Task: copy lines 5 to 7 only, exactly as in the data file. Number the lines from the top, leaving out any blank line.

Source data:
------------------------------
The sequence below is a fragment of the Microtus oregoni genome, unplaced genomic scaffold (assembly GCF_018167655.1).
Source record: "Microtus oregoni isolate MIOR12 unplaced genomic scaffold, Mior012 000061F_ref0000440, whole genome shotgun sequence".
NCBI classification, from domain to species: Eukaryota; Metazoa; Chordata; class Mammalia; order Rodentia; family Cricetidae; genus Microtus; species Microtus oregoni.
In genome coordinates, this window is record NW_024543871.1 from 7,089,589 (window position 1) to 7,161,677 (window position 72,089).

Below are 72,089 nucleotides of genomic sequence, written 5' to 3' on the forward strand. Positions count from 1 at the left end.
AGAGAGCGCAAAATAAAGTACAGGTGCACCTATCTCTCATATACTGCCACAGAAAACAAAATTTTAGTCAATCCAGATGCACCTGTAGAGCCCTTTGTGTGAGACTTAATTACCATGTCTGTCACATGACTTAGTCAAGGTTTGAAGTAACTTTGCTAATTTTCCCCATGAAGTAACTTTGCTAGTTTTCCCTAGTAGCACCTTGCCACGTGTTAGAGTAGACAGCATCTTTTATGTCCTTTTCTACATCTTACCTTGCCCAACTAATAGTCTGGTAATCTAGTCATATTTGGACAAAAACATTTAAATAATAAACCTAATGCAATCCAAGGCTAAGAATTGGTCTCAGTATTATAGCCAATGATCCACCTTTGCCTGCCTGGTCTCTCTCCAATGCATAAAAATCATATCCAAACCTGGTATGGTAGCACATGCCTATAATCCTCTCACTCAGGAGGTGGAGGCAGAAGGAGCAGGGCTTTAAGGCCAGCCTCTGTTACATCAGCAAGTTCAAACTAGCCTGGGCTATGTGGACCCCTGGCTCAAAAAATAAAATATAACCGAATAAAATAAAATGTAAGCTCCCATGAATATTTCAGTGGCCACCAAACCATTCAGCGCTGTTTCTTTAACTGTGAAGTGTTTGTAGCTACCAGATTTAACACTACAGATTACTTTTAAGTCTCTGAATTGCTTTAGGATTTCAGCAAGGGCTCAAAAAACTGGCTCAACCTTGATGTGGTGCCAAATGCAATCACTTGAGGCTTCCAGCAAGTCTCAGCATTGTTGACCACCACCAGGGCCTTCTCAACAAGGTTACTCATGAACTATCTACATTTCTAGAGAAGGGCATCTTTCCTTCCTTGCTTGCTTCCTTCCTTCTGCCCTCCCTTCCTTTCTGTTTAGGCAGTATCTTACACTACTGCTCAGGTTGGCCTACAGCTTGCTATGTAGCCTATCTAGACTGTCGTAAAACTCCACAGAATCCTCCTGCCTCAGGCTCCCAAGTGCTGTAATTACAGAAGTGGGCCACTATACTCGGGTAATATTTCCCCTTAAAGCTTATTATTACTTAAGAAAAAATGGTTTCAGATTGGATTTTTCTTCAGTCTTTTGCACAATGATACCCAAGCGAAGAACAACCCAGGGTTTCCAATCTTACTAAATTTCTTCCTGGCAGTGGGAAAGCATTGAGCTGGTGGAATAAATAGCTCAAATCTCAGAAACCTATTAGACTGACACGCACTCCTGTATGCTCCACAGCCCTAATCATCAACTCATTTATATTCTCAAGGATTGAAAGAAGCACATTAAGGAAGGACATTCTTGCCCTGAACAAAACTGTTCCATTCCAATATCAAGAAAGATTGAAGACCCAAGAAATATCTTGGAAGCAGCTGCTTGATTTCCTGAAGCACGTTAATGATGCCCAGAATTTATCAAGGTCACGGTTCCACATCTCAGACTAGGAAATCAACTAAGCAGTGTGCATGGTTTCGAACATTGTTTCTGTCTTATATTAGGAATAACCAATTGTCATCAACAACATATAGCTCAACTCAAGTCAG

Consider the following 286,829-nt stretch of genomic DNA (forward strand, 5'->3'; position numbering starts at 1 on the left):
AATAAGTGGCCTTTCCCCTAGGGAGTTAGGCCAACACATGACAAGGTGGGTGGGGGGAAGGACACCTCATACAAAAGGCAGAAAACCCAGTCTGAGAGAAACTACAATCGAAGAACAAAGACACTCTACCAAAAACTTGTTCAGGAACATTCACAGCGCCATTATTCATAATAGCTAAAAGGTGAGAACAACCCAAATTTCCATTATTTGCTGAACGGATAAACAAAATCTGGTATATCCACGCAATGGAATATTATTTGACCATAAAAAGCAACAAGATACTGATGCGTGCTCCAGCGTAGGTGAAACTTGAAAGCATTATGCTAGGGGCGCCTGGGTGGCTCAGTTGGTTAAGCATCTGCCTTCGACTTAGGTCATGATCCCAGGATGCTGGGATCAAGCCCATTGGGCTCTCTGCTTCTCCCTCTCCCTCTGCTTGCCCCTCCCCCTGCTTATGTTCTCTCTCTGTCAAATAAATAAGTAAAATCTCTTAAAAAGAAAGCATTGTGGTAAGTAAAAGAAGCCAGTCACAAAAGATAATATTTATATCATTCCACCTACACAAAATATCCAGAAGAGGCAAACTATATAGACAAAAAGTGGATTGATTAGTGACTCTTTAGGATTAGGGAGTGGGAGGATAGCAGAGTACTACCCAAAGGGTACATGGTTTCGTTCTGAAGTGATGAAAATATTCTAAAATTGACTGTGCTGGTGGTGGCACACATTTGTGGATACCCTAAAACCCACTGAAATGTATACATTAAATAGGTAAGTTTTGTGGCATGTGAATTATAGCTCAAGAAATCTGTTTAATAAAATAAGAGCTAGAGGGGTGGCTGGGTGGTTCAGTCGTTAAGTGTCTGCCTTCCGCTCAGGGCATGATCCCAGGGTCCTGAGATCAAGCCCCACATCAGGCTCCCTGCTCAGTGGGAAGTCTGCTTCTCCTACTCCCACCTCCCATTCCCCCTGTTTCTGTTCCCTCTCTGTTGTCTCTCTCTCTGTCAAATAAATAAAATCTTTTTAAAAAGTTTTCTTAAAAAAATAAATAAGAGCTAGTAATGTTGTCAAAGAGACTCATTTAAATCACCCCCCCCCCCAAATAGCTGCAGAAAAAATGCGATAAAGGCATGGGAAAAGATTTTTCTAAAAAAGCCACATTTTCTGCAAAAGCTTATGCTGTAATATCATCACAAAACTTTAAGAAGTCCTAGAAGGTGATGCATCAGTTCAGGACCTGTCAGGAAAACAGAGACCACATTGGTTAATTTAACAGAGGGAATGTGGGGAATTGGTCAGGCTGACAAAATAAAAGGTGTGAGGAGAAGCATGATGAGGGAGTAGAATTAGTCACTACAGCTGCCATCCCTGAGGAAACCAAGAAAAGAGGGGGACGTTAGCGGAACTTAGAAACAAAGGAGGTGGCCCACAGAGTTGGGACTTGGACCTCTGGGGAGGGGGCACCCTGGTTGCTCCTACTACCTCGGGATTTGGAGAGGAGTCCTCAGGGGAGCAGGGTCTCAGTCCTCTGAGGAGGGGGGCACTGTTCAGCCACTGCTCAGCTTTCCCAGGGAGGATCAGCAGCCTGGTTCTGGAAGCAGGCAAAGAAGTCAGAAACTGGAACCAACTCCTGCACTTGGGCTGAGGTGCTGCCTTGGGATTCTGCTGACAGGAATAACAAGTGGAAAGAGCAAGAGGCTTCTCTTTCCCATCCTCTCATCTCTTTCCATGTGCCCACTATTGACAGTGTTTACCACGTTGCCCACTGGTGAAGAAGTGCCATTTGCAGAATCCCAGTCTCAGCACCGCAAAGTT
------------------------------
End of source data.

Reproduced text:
Below are 72,089 nucleotides of genomic sequence, written 5' to 3' on the forward strand. Positions count from 1 at the left end.
AGAGAGCGCAAAATAAAGTACAGGTGCACCTATCTCTCATATACTGCCACAGAAAACAAAATTTTAGTCAATCCAGATGCACCTGTAGAGCCCTTTGTGTGAGACTTAATTACCATGTCTGTCACATGACTTAGTCAAGGTTTGAAGTAACTTTGCTAATTTTCCCCATGAAGTAACTTTGCTAGTTTTCCCTAGTAGCACCTTGCCACGTGTTAGAGTAGACAGCATCTTTTATGTCCTTTTCTACATCTTACCTTGCCCAACTAATAGTCTGGTAATCTAGTCATATTTGGACAAAAACATTTAAATAATAAACCTAATGCAATCCAAGGCTAAGAATTGGTCTCAGTATTATAGCCAATGATCCACCTTTGCCTGCCTGGTCTCTCTCCAATGCATAAAAATCATATCCAAACCTGGTATGGTAGCACATGCCTATAATCCTCTCACTCAGGAGGTGGAGGCAGAAGGAGCAGGGCTTTAAGGCCAGCCTCTGTTACATCAGCAAGTTCAAACTAGCCTGGGCTATGTGGACCCCTGGCTCAAAAAATAAAATATAACCGAATAAAATAAAATGTAAGCTCCCATGAATATTTCAGTGGCCACCAAACCATTCAGCGCTGTTTCTTTAACTGTGAAGTGTTTGTAGCTACCAGATTTAACACTACAGATTACTTTTAAGTCTCTGAATTGCTTTAGGATTTCAGCAAGGGCTCAAAAAACTGGCTCAACCTTGATGTGGTGCCAAATGCAATCACTTGAGGCTTCCAGCAAGTCTCAGCATTGTTGACCACCACCAGGGCCTTCTCAACAAGGTTACTCATGAACTATCTACATTTCTAGAGAAGGGCATCTTTCCTTCCTTGCTTGCTTCCTTCCTTCTGCCCTCCCTTCCTTTCTGTTTAGGCAGTATCTTACACTACTGCTCAGGTTGGCCTACAGCTTGCTATGTAGCCTATCTAGACTGTCGTAAAACTCCACAGAATCCTCCTGCCTCAGGCTCCCAAGTGCTGTAATTACAGAAGTGGGCCACTATACTCGGGTAATATTTCCCCTTAAAGCTTATTATTACTTAAGAAAAAATGGTTTCAGATTGGATTTTTCTTCAGTCTTTTGCACAATGATACCCAAGCGAAGAACAACCCAGGGTTTCCAATCTTACTAAATTTCTTCCTGGCAGTGGGAAAGCATTGAGCTGGTGGAATAAATAGCTCAAATCTCAGAAACCTATTAGACTGACACGCACTCCTGTATGCTCCACAGCCCTAATCATCAACTCATTTATATTCTCAAGGATTGAAAGAAGCACATTAAGGAAGGACATTCTTGCCCTGAACAAAACTGTTCCATTCCAATATCAAGAAAGATTGAAGACCCAAGAAATATCTTGGAAGCAGCTGCTTGATTTCCTGAAGCACGTTAATGATGCCCAGAATTTATCAAGGTCACGGTTCCACATCTCAGACTAGGAAATCAACTAAGCAGTGTGCATGGTTTCGAACATTGTTTCTGTCTTATATTAGGAATAACCAATTGTCATCAACAACATATAGCTCAACTCAAGTCAG

Consider the following 286,829-nt stretch of genomic DNA (forward strand, 5'->3'; position numbering starts at 1 on the left):